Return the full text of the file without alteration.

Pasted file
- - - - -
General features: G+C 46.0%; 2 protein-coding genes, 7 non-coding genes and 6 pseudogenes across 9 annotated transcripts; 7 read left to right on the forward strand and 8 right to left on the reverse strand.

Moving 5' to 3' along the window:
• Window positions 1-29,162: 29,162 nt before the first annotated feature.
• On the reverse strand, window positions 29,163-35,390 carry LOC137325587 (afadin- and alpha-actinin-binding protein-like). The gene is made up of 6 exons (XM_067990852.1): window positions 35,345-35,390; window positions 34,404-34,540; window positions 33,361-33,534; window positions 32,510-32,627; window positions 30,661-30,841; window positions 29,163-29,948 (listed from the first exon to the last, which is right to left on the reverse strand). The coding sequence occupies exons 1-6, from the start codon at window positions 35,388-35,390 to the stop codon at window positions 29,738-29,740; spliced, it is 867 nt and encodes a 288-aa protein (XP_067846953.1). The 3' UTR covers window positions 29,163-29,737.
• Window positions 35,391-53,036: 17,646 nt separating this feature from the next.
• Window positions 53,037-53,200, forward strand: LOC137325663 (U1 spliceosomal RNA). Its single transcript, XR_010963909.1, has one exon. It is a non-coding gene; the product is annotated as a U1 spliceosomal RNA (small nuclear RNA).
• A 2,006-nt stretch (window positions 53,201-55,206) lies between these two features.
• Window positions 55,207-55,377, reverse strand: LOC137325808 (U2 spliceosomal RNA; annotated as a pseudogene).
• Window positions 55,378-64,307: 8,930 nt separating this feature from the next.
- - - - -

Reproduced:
General features: G+C 46.0%; 2 protein-coding genes, 7 non-coding genes and 6 pseudogenes across 9 annotated transcripts; 7 read left to right on the forward strand and 8 right to left on the reverse strand.

Moving 5' to 3' along the window:
• Window positions 1-29,162: 29,162 nt before the first annotated feature.
• On the reverse strand, window positions 29,163-35,390 carry LOC137325587 (afadin- and alpha-actinin-binding protein-like). The gene is made up of 6 exons (XM_067990852.1): window positions 35,345-35,390; window positions 34,404-34,540; window positions 33,361-33,534; window positions 32,510-32,627; window positions 30,661-30,841; window positions 29,163-29,948 (listed from the first exon to the last, which is right to left on the reverse strand). The coding sequence occupies exons 1-6, from the start codon at window positions 35,388-35,390 to the stop codon at window positions 29,738-29,740; spliced, it is 867 nt and encodes a 288-aa protein (XP_067846953.1). The 3' UTR covers window positions 29,163-29,737.
• Window positions 35,391-53,036: 17,646 nt separating this feature from the next.
• Window positions 53,037-53,200, forward strand: LOC137325663 (U1 spliceosomal RNA). Its single transcript, XR_010963909.1, has one exon. It is a non-coding gene; the product is annotated as a U1 spliceosomal RNA (small nuclear RNA).
• A 2,006-nt stretch (window positions 53,201-55,206) lies between these two features.
• Window positions 55,207-55,377, reverse strand: LOC137325808 (U2 spliceosomal RNA; annotated as a pseudogene).
• Window positions 55,378-64,307: 8,930 nt separating this feature from the next.